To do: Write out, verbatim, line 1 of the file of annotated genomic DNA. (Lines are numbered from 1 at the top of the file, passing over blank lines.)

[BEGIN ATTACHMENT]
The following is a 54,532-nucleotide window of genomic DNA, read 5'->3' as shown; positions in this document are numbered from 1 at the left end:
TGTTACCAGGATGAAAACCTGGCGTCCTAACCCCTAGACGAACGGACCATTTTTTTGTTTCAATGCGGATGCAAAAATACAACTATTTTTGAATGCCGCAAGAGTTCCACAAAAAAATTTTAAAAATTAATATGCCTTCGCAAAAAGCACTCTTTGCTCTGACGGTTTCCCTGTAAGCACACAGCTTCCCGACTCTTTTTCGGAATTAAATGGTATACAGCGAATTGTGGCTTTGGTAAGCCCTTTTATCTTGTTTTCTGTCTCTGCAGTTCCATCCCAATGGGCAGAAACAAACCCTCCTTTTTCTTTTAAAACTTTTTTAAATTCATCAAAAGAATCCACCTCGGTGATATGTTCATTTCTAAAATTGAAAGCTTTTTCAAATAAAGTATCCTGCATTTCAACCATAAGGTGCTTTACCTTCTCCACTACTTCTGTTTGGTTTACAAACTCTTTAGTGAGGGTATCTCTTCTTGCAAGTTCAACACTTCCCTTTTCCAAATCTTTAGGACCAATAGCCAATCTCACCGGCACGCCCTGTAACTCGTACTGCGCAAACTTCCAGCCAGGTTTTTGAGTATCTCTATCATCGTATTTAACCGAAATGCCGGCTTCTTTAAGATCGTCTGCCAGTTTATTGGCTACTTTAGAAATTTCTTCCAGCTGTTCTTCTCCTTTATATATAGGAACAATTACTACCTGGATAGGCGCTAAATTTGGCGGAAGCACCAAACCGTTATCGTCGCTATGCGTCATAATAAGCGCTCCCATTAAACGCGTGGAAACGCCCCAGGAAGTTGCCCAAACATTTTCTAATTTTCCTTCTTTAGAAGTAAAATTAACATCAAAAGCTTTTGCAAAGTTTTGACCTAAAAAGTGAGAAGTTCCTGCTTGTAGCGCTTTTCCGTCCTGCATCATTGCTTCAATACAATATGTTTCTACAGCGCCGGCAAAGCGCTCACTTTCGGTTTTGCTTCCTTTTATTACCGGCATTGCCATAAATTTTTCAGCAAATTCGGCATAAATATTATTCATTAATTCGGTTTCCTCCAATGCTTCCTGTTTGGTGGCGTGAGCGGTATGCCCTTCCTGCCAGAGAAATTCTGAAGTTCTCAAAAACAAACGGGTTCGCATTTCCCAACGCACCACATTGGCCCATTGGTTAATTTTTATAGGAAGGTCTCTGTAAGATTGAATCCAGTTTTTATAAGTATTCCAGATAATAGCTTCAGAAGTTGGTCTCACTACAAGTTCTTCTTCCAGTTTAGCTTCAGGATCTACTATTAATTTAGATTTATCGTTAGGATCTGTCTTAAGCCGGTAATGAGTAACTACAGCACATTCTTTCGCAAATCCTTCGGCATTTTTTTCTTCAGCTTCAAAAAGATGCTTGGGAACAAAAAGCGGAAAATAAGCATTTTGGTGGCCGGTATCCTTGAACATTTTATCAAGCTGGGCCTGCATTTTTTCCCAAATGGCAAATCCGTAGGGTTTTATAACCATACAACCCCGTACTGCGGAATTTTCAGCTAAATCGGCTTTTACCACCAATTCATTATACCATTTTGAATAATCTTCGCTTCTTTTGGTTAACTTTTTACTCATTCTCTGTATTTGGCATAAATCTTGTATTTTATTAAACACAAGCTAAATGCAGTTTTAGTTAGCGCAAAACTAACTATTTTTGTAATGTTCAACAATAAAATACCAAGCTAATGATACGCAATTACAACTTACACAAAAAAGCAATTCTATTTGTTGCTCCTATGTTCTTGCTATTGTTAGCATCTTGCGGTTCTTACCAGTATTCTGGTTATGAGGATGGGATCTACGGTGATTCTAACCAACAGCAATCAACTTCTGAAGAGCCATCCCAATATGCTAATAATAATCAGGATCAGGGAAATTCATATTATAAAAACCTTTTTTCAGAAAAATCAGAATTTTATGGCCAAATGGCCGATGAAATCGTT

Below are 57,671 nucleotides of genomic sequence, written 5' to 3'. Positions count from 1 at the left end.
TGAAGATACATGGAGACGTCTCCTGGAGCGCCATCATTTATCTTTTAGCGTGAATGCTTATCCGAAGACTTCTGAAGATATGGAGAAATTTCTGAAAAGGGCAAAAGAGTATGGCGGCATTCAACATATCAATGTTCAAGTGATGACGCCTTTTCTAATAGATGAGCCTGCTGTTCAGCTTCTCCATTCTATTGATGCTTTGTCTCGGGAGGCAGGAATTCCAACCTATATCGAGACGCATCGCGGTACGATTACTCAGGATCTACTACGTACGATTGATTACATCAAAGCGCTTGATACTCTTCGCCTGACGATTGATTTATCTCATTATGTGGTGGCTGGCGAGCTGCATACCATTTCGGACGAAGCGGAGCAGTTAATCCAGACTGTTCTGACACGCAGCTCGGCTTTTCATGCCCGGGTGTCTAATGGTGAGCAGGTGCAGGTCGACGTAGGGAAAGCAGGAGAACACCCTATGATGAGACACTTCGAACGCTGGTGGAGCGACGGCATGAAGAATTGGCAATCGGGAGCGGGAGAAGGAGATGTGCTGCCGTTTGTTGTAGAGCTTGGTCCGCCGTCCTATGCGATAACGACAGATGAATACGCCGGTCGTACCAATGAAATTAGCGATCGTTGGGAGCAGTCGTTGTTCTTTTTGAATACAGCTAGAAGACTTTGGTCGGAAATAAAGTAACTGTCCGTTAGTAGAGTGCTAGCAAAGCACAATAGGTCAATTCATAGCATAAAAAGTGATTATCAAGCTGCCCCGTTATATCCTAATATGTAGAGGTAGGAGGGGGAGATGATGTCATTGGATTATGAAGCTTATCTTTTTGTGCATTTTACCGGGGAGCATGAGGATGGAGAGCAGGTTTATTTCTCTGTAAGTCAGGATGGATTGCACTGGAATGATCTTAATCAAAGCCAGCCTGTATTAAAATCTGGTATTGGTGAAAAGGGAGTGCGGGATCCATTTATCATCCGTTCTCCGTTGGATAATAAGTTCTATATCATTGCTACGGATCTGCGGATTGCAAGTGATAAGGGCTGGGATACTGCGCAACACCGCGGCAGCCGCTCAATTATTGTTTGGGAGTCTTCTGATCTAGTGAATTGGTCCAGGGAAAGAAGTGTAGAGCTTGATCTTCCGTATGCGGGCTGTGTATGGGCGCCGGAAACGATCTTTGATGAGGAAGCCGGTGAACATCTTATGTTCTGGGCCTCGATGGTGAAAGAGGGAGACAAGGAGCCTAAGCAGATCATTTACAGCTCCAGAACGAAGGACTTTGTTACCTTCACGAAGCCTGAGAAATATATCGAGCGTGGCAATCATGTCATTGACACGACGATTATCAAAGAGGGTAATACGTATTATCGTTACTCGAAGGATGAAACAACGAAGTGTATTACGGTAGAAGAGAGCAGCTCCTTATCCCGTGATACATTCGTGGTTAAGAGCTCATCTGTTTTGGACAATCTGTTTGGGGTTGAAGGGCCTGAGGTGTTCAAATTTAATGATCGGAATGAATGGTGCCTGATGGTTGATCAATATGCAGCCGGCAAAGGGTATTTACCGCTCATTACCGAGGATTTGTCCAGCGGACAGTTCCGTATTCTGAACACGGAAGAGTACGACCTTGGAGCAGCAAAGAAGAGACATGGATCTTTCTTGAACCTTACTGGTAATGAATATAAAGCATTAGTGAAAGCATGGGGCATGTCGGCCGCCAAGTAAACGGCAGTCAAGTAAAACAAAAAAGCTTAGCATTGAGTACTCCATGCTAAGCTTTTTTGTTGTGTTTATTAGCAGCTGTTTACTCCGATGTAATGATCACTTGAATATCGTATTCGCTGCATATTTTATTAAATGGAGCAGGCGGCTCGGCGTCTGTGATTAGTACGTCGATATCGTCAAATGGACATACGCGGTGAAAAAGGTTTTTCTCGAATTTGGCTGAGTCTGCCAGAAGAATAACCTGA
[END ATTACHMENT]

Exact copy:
The following is a 54,532-nucleotide window of genomic DNA, read 5'->3' as shown; positions in this document are numbered from 1 at the left end: